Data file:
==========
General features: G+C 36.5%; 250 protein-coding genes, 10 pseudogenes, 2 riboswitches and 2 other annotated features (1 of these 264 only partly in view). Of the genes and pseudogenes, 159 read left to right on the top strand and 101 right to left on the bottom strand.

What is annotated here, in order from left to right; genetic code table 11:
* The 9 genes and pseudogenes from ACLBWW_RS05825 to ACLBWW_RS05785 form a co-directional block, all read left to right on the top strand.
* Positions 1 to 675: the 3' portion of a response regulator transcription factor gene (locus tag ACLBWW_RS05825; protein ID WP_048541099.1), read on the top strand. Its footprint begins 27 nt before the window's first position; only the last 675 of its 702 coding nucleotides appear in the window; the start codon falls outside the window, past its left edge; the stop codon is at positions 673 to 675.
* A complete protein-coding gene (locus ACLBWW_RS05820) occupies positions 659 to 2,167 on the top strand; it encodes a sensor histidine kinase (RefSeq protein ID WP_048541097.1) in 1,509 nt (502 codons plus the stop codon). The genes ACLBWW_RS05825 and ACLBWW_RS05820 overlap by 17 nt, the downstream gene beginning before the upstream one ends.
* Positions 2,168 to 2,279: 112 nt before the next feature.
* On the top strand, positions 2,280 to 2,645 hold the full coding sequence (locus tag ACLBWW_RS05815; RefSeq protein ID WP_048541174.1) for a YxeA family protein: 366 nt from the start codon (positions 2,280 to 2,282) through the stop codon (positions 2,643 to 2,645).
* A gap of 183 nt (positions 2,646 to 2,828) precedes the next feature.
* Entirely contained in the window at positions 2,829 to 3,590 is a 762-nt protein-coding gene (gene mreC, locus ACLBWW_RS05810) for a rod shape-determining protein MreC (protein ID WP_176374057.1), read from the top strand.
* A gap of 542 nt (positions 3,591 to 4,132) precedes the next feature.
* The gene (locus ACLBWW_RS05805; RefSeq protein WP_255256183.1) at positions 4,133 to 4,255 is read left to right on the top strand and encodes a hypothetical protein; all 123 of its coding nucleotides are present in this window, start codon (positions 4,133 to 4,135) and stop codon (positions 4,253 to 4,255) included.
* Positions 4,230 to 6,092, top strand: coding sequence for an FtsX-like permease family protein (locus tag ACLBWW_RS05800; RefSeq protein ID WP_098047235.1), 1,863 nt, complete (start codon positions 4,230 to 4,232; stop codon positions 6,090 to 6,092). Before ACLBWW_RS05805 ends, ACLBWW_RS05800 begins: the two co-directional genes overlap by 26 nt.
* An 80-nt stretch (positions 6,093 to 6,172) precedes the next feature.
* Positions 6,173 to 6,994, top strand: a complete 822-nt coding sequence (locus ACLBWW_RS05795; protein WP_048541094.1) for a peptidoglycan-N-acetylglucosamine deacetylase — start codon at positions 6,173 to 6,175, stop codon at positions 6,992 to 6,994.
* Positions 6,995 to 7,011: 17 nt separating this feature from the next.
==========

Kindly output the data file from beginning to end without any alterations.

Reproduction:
General features: G+C 36.5%; 250 protein-coding genes, 10 pseudogenes, 2 riboswitches and 2 other annotated features (1 of these 264 only partly in view). Of the genes and pseudogenes, 159 read left to right on the top strand and 101 right to left on the bottom strand.

What is annotated here, in order from left to right; genetic code table 11:
* The 9 genes and pseudogenes from ACLBWW_RS05825 to ACLBWW_RS05785 form a co-directional block, all read left to right on the top strand.
* Positions 1 to 675: the 3' portion of a response regulator transcription factor gene (locus tag ACLBWW_RS05825; protein ID WP_048541099.1), read on the top strand. Its footprint begins 27 nt before the window's first position; only the last 675 of its 702 coding nucleotides appear in the window; the start codon falls outside the window, past its left edge; the stop codon is at positions 673 to 675.
* A complete protein-coding gene (locus ACLBWW_RS05820) occupies positions 659 to 2,167 on the top strand; it encodes a sensor histidine kinase (RefSeq protein ID WP_048541097.1) in 1,509 nt (502 codons plus the stop codon). The genes ACLBWW_RS05825 and ACLBWW_RS05820 overlap by 17 nt, the downstream gene beginning before the upstream one ends.
* Positions 2,168 to 2,279: 112 nt before the next feature.
* On the top strand, positions 2,280 to 2,645 hold the full coding sequence (locus tag ACLBWW_RS05815; RefSeq protein ID WP_048541174.1) for a YxeA family protein: 366 nt from the start codon (positions 2,280 to 2,282) through the stop codon (positions 2,643 to 2,645).
* A gap of 183 nt (positions 2,646 to 2,828) precedes the next feature.
* Entirely contained in the window at positions 2,829 to 3,590 is a 762-nt protein-coding gene (gene mreC, locus ACLBWW_RS05810) for a rod shape-determining protein MreC (protein ID WP_176374057.1), read from the top strand.
* A gap of 542 nt (positions 3,591 to 4,132) precedes the next feature.
* The gene (locus ACLBWW_RS05805; RefSeq protein WP_255256183.1) at positions 4,133 to 4,255 is read left to right on the top strand and encodes a hypothetical protein; all 123 of its coding nucleotides are present in this window, start codon (positions 4,133 to 4,135) and stop codon (positions 4,253 to 4,255) included.
* Positions 4,230 to 6,092, top strand: coding sequence for an FtsX-like permease family protein (locus tag ACLBWW_RS05800; RefSeq protein ID WP_098047235.1), 1,863 nt, complete (start codon positions 4,230 to 4,232; stop codon positions 6,090 to 6,092). Before ACLBWW_RS05805 ends, ACLBWW_RS05800 begins: the two co-directional genes overlap by 26 nt.
* An 80-nt stretch (positions 6,093 to 6,172) precedes the next feature.
* Positions 6,173 to 6,994, top strand: a complete 822-nt coding sequence (locus ACLBWW_RS05795; protein WP_048541094.1) for a peptidoglycan-N-acetylglucosamine deacetylase — start codon at positions 6,173 to 6,175, stop codon at positions 6,992 to 6,994.
* Positions 6,995 to 7,011: 17 nt separating this feature from the next.